Learn the key differences between AP and IB classes, and what looks best on college applications
As your child enters high school, the question inevitably arises: what can they do to challenge themselves academically? What courses at their school are best suited to help them excel and to nurture their interests?
Often, the answer is to enroll in college-level classes. Most American high schools offer one of the following sets of advanced courses: Advanced Placement (AP) or International Baccalaureate (IB). These programs offer college-level coursework to high school students in a variety of subjects, ranging from Spanish Literature or Chinese Language and Culture to Computer Science or Environmental Science. By taking AP and IB exams in high school, students can sometimes earn college credit or place out of introductory courses once they get to college.
Whether a high school offers an IB or AP program, or both, might also factor into your decision about which high school to choose for your child. Maybe your neighborhood public school offers AP classes, but a local magnet program offers only the IB Diploma Program. How should this information factor into your decision about how your child should spend their high school years? And what if you’re nowhere near such advanced options?
We’ll answer these questions and more in this post, explaining what AP and IB programs are, exactly, how to choose between them, and the pros and cons of each. Finally, we’ll talk about how college admissions officers appraise the two.
Part 1: What is the IB program?
Background, History, and Philosophy
The IB program launched in the United States in 1971, but began in Geneva in 1968. It’s an international program, with a focus on global education, meant to create students who can function in a globalized society.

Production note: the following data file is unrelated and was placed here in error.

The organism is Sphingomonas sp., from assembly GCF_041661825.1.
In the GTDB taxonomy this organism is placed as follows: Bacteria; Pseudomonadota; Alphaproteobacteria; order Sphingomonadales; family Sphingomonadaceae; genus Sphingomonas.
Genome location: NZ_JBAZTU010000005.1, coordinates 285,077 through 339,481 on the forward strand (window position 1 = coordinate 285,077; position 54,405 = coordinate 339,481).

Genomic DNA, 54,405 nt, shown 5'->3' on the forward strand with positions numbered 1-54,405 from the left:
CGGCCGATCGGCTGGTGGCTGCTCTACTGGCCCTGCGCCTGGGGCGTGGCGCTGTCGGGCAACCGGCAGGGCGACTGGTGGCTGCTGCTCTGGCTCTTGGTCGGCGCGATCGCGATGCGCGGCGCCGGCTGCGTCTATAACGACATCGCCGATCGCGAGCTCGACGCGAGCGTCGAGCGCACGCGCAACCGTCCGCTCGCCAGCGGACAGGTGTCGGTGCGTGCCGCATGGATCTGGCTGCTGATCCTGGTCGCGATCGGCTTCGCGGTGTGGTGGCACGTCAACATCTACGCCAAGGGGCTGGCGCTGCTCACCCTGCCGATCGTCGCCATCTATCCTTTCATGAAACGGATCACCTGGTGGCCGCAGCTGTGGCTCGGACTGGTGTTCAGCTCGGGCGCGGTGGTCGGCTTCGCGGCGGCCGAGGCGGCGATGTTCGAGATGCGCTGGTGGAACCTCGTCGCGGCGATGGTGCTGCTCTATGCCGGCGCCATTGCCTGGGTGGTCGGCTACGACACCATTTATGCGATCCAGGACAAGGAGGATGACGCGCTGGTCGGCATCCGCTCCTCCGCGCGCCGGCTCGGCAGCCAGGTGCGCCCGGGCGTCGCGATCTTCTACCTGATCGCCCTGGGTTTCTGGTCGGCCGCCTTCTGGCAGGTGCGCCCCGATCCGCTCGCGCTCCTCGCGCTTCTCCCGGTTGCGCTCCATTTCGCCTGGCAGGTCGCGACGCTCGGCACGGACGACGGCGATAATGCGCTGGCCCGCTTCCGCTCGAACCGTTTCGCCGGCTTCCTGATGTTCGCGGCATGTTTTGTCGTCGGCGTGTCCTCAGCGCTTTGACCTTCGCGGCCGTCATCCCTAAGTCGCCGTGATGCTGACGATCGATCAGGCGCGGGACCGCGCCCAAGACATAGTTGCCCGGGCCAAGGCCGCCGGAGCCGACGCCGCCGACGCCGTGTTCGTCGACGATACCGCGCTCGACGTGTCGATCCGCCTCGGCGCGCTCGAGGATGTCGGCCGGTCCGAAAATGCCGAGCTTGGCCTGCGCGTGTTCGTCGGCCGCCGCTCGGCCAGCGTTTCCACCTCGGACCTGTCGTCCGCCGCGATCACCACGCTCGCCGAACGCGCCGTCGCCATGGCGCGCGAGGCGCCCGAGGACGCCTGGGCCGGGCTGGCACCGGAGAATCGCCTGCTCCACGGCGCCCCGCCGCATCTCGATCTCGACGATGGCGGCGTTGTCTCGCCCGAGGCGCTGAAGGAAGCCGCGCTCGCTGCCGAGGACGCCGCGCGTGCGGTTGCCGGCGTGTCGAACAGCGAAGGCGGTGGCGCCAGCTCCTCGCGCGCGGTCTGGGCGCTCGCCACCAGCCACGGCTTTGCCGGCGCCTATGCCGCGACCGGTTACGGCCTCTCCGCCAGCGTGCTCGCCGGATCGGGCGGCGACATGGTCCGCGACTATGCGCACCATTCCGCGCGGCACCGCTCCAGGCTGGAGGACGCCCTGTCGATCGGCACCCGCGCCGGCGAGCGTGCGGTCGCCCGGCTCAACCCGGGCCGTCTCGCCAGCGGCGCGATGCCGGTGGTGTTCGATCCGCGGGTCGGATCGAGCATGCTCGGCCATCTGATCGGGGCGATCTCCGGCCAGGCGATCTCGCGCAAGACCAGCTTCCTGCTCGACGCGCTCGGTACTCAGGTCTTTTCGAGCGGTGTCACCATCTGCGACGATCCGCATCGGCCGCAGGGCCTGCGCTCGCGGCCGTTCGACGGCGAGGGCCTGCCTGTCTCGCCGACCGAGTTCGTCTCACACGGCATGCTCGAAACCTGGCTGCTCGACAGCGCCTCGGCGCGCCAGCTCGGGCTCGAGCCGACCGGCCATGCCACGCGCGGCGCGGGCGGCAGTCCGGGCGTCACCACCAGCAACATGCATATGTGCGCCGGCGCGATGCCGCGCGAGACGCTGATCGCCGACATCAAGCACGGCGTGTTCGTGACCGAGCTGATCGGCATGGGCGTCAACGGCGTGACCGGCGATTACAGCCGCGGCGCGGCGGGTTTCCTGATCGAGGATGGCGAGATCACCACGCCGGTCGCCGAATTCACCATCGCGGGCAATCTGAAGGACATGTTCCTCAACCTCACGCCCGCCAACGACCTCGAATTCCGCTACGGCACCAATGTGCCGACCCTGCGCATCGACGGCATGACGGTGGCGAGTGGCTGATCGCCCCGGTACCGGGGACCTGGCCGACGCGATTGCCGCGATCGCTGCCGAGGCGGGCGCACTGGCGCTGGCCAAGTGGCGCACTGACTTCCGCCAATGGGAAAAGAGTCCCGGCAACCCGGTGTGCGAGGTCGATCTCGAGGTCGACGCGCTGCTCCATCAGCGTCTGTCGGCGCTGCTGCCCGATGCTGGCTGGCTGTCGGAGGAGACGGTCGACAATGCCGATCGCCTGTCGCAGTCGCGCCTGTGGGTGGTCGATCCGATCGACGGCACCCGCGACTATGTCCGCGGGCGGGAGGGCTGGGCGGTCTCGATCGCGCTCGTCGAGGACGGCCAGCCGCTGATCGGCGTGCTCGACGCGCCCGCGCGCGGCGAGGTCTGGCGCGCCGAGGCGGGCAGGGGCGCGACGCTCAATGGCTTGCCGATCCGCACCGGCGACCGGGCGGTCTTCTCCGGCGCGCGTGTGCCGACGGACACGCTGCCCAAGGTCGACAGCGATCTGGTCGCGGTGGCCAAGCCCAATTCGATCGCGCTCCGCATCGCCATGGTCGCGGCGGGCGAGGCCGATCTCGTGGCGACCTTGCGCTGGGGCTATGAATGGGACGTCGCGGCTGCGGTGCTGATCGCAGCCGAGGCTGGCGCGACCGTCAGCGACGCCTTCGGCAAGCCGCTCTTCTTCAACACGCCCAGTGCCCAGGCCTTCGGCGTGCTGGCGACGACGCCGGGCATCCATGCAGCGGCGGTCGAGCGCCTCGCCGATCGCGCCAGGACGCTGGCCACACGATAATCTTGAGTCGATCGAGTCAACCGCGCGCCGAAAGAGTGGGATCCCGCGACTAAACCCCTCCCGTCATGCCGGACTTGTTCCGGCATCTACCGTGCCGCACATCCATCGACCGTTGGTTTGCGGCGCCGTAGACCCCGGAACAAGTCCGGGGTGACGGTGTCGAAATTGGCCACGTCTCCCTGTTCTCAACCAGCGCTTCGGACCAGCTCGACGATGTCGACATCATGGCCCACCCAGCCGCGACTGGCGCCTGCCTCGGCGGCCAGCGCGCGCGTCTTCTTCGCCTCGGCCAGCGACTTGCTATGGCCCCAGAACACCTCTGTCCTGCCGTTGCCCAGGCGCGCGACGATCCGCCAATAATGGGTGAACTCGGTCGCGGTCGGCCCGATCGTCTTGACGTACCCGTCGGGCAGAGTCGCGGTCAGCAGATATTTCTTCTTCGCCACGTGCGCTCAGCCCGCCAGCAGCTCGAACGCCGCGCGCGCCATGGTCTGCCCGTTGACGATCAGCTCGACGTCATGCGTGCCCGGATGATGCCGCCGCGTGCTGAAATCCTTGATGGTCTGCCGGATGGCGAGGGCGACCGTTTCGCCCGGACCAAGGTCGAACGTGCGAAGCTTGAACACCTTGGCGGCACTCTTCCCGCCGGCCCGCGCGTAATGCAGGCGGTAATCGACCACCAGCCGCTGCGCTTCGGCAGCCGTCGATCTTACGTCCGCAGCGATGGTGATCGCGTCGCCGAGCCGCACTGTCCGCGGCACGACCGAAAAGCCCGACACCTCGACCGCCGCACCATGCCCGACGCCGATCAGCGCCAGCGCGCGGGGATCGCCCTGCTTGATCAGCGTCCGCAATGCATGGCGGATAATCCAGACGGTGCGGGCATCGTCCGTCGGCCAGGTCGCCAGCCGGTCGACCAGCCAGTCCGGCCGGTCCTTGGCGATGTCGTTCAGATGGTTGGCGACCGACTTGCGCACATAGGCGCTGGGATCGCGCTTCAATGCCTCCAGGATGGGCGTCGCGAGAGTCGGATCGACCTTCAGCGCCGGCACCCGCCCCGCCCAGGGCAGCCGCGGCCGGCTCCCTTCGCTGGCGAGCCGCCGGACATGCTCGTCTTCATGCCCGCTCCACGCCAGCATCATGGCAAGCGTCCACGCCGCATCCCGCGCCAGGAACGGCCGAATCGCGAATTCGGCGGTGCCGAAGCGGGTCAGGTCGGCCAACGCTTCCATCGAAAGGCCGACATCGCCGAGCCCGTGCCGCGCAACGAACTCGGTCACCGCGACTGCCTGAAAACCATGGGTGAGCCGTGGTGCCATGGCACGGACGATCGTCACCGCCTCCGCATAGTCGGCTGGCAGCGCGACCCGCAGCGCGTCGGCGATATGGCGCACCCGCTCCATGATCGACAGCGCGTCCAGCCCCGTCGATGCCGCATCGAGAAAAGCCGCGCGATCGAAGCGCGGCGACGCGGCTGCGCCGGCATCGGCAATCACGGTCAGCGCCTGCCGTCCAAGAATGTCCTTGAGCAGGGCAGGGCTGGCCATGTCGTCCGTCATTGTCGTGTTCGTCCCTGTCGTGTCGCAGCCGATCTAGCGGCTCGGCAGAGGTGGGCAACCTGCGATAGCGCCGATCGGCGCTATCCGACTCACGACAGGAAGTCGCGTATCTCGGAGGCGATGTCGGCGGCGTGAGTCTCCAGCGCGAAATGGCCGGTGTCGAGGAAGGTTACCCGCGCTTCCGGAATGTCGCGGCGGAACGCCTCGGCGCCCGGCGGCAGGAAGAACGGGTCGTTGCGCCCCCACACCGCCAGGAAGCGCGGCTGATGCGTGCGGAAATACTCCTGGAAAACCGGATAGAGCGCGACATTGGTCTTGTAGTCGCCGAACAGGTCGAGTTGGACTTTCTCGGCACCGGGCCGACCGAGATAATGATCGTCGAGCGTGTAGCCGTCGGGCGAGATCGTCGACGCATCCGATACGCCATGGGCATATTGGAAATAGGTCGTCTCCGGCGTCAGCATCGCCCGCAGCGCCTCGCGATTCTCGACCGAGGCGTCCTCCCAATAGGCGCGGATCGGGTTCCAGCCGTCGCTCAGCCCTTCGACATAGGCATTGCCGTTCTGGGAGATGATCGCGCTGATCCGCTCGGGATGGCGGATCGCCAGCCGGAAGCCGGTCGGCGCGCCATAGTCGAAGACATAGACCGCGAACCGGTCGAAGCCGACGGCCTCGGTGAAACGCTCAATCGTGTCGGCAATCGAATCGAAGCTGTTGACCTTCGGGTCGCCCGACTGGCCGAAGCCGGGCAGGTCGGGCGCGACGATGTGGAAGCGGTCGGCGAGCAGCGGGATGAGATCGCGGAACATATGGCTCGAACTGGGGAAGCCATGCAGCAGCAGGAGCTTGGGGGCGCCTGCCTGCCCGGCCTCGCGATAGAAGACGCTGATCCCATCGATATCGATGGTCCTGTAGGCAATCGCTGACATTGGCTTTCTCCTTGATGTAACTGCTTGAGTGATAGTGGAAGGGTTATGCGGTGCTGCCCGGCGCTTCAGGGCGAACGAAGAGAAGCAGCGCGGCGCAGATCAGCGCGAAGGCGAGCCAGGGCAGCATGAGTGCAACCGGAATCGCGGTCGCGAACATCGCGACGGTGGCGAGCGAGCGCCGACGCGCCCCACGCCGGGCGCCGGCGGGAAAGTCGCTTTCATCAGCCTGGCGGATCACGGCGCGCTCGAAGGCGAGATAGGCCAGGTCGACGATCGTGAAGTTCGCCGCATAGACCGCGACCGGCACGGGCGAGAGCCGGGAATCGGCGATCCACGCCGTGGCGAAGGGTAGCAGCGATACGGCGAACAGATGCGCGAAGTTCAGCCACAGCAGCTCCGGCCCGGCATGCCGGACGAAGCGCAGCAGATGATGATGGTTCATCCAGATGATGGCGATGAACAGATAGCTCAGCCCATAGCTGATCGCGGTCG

When educators refer to “IB programs” at American high schools, they’re typically talking about the IB Diploma Program, which is the IB curriculum designed for students between the ages of 16-19—that is, grades 11-12.
Students working toward an IB diploma must study across six subject groups—language and literature, language acquisition, individuals and societies, sciences, mathematics, and the arts—and a “core” set of disciplinary approaches—theory of knowledge (TOK), creativity, activity, service (CAS) and the extended essay. Your child can take IB courses at “standard level” (SL) or “high level” (HL). To earn the IB diploma, at least three HL courses must be taken.
It’s possible to take a few IB courses individually, but IB was developed with the intent of being a comprehensive program.
How widespread is the IB?
The IB program is still relatively small in the US. According to the official IB website, the IB Diploma Program is offered at 945 schools across the country. However, international schools both in the U.S. and abroad tend to offer IB courses and diploma programs.
How do colleges view the IB? Can my child get college credit for a top IB score?
Getting an IB diploma is no mean feat, and colleges respect that. The Diploma requires students to complete extra projects regular coursework, like a 4,000 word research paper and a community service project. Completing the IB diploma demonstrates to colleges that your child is dedicated to their communities, and that they’re not afraid to take on extra intellectual projects (i.e. the essay) outside the classroom.